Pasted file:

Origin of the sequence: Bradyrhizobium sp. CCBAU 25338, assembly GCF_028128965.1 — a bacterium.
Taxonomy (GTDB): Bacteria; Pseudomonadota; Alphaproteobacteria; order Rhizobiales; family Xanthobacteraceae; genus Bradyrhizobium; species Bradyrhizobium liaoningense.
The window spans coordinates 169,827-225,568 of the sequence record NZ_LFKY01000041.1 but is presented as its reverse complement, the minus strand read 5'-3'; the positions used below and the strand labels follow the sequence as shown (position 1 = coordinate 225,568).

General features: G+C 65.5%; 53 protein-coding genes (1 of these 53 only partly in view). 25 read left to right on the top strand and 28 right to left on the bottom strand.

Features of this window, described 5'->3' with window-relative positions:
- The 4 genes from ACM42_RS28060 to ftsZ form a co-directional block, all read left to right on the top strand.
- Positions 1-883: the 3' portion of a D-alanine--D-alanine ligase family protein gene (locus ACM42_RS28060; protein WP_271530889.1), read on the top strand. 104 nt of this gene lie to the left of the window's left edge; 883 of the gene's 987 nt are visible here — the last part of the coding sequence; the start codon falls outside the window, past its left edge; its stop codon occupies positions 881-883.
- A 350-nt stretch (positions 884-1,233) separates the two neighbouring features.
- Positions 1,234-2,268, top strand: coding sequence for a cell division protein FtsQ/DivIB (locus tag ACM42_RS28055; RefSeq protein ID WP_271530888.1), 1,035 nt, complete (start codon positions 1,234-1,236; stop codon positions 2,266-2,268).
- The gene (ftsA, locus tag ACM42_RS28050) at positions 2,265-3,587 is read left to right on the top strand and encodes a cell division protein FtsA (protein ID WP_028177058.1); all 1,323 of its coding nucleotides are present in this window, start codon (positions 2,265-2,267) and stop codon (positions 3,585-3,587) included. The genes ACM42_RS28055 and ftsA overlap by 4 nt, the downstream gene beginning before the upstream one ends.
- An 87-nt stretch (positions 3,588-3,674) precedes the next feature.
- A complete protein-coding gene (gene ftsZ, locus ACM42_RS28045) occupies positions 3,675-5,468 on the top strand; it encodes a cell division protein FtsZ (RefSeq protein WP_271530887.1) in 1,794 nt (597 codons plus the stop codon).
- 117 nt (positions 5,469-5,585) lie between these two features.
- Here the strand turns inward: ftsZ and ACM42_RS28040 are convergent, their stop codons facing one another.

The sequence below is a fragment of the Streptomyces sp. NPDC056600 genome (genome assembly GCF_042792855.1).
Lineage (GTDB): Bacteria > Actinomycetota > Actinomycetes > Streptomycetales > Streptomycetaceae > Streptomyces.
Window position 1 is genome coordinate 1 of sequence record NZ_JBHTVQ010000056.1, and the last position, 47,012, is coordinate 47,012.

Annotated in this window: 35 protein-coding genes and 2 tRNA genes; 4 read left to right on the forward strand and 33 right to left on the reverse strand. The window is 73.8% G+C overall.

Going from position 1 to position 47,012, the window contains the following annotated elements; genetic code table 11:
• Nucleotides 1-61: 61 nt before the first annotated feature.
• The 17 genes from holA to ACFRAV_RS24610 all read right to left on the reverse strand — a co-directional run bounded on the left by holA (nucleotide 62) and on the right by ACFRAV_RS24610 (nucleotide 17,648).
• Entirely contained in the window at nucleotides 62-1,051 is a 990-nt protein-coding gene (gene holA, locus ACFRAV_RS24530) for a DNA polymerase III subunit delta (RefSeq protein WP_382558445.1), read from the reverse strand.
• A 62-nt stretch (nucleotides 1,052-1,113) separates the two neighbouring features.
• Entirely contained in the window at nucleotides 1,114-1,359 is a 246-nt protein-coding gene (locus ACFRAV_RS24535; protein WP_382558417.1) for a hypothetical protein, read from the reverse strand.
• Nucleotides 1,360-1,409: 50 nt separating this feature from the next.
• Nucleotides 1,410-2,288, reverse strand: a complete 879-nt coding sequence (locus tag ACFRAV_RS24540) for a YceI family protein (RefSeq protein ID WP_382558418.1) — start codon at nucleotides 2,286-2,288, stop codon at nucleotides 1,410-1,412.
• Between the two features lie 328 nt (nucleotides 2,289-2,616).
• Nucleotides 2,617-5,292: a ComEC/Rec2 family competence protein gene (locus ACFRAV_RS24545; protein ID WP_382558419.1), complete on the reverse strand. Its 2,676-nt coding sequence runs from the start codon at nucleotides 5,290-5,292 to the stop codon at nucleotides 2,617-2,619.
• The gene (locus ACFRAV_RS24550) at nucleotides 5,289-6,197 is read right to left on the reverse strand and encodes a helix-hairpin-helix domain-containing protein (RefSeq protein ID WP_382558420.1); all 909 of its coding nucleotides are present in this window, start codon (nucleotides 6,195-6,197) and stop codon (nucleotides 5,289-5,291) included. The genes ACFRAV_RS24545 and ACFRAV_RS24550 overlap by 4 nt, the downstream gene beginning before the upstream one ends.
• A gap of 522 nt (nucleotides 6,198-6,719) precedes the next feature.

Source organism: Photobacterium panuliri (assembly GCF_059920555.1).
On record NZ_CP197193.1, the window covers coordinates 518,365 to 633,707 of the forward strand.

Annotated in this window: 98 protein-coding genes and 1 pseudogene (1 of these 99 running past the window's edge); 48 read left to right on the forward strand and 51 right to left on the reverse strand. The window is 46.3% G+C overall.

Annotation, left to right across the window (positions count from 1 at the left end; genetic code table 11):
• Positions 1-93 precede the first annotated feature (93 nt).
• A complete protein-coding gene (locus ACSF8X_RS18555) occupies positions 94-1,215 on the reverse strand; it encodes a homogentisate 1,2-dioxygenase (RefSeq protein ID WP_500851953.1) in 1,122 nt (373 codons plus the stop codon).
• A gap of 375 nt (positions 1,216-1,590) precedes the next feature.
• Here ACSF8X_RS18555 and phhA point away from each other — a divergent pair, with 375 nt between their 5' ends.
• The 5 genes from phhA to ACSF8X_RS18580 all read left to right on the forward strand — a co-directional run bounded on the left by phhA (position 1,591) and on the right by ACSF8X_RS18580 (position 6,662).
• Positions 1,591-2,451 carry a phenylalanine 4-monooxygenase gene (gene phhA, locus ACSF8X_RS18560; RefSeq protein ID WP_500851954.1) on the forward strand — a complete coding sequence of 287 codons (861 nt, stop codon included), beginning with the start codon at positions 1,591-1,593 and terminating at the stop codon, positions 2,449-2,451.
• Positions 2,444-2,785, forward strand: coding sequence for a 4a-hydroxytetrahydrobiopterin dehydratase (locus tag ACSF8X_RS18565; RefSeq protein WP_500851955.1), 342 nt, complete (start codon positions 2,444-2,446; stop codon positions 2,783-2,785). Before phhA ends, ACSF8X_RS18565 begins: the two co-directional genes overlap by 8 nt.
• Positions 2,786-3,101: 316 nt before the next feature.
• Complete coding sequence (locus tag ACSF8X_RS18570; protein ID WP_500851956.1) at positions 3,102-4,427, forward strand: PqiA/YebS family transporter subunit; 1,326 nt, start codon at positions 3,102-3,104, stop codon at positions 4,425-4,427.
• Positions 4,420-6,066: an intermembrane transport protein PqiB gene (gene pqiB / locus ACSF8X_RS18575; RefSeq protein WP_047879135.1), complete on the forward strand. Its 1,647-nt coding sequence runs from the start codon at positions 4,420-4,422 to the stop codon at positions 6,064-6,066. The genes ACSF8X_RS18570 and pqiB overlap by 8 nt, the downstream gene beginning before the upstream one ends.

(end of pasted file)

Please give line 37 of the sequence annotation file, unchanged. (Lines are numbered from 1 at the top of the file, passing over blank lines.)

• A gap of 375 nt (positions 1,216-1,590) precedes the next feature.